A new model for prostate cancer screening can significantly reduce the number of unnecessary biopsies and minimize detection of clinically insignificant disease in comparison with standard screening using prostate specific antigen (PSA) alone, the Stockholm 3 (STHLM3) study indicates.
“We have shown that a combination of plasma protein biomarkers, genetic polymorphisms, and clinical variables can improve the specificity of prostate cancer screening significantly compared with PSA in men aged 50 – 69 years,” write the authors, led by Henrik Grönberg, MD, Karolinksa Institute, Stockholm, Sweden. The study was published online November 9 in the Lancet Oncology.
“Use of the STHLM3 model in structured screening could reduce the number of prostate biopsy samples taken by about a third compared with the use of PSA screening, [and] importantly, this can be achieved without compromising the number of high-risk cancers diagnosed,” Dr Grönberg said.
Men Underwent Both Screening Methods
STHLM3 was a prospective, population-based diagnostic study in which investigators compared the new screening model with the standard PSA test in men between 50 and 69 years of age living in Stockholm, Sweden. Each study participant underwent both screening methods.
The STHLM3 model involves testing for a combination of plasma protein biomarkers (PSA, free PSA, intact PSA, human kallikrein 2, beta-microseminoprotein, and macrophage inhibitory cytokine 1), as well as for 232 single-nucleotide polymorphisms, and analyzing clinical variables (age, family history, previous prostate biopsy and prostate examination results).
“STHLM3 was done in two separate phases,” Dr Grönberg and colleagues report.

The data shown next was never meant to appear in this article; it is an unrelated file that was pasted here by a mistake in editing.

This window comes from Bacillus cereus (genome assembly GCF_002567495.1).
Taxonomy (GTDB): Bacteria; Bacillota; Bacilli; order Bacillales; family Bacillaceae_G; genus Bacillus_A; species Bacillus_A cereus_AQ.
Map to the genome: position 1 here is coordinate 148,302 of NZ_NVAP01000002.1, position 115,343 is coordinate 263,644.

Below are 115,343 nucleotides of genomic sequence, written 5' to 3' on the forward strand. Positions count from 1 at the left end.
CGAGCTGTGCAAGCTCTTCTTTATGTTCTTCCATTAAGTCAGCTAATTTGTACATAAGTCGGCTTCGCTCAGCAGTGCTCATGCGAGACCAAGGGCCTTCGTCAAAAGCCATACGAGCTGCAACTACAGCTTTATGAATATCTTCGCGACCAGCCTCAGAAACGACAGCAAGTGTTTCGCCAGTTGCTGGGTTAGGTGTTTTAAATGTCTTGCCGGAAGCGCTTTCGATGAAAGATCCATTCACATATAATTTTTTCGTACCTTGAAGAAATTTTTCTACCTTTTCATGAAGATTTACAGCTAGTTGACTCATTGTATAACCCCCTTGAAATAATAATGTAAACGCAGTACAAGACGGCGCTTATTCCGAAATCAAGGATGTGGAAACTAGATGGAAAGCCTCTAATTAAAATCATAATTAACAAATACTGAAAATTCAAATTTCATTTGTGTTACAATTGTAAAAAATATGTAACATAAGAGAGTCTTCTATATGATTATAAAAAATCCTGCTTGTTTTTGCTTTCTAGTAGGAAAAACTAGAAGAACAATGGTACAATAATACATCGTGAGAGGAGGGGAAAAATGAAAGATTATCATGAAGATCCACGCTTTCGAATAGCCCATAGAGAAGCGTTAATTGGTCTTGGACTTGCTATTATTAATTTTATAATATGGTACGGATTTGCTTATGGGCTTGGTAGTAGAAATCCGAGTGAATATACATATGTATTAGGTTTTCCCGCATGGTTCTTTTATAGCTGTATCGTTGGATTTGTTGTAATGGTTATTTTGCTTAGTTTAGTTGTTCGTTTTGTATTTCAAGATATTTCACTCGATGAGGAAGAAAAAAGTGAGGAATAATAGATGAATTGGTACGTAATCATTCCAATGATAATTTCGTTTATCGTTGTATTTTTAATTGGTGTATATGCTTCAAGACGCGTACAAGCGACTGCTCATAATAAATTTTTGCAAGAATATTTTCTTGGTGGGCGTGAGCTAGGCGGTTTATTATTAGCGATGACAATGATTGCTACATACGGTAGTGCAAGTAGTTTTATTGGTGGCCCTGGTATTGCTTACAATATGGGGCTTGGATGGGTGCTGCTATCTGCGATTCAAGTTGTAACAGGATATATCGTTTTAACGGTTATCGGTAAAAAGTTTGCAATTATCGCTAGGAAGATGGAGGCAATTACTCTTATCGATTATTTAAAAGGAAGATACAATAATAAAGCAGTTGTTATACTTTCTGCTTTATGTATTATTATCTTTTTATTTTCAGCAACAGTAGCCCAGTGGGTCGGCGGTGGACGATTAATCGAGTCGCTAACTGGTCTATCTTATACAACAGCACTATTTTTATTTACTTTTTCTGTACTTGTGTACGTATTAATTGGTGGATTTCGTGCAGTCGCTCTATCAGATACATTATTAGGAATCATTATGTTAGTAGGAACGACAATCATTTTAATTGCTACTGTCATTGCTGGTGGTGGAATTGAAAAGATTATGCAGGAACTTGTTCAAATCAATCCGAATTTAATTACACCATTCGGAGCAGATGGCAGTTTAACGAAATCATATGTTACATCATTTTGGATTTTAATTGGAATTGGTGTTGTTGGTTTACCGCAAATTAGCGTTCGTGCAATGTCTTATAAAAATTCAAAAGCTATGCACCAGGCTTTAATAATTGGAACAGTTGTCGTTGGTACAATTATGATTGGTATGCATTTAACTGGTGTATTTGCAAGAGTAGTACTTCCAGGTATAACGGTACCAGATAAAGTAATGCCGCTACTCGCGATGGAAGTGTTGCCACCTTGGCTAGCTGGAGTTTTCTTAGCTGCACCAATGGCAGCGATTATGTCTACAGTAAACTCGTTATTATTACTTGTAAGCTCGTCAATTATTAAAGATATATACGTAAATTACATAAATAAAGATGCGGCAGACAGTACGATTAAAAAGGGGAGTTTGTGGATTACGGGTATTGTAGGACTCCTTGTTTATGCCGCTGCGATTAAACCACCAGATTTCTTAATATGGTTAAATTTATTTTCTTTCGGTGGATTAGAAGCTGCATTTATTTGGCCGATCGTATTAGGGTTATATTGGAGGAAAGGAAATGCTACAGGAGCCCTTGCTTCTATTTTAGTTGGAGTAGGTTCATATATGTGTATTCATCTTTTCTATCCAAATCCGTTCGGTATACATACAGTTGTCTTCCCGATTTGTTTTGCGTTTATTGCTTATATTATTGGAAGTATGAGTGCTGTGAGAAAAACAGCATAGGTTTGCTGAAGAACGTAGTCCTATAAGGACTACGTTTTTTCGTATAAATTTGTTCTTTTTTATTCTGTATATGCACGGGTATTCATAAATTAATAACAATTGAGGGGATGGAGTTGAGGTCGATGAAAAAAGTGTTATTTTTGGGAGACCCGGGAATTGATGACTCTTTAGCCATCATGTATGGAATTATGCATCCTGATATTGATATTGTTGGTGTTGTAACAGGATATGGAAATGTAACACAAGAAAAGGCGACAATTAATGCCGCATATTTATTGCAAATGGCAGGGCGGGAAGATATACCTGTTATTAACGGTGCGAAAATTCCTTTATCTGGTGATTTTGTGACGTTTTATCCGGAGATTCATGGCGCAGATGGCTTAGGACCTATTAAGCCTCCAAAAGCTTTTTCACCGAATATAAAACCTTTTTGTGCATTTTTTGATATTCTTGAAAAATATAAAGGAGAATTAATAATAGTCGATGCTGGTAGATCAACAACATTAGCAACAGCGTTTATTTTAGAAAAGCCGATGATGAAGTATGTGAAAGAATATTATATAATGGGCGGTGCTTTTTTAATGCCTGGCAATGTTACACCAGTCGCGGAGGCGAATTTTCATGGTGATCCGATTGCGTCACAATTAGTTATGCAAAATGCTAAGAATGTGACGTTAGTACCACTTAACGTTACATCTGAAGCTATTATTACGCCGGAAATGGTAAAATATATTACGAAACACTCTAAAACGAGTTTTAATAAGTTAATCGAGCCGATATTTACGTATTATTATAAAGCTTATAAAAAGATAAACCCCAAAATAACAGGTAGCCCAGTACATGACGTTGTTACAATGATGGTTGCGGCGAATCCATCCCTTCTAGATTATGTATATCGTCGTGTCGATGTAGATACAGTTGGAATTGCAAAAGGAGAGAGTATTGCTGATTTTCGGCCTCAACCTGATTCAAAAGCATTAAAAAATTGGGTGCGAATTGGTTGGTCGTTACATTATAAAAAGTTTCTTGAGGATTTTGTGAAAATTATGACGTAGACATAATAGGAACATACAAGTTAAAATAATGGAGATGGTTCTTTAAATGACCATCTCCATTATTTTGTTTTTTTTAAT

The first phase involved a training cohort consisting of 11,130 men recruited to the STHLM3 study between 2012 and 2013; the second phase involved 47,688 men who made up the validation cohort, which was used to prospectively test the STHLM3 algorithm.
On the basis of PSA test results, the STHLM3 model, or both, 7606 of the 47,688 (16%) men in the validation cohort were referred for urologic consultation for further evaluation. A prostate biopsy sample were taken in 71% of this group.
In a multiple logistic regression model, “all variables used in the STHLM3 model were significantly associated with high-risk prostate cancers (P < .05),” the authors note.
The STHLM3 model did significantly better than PSA testing in detecting high-risk prostate cancers (P < .0001), they add.
Dr Grönberg and colleagues also found that the STHLM3 model would reduce the number of biopsies by 32% and the number of benign biopsy results by 44% in comparison with standard PSA screening.
“Of the 603 high-risk cancers identified by the STHLM3 model, 124 (21%) were identified in the PSA range 1-3 ng/mL,” they indicate.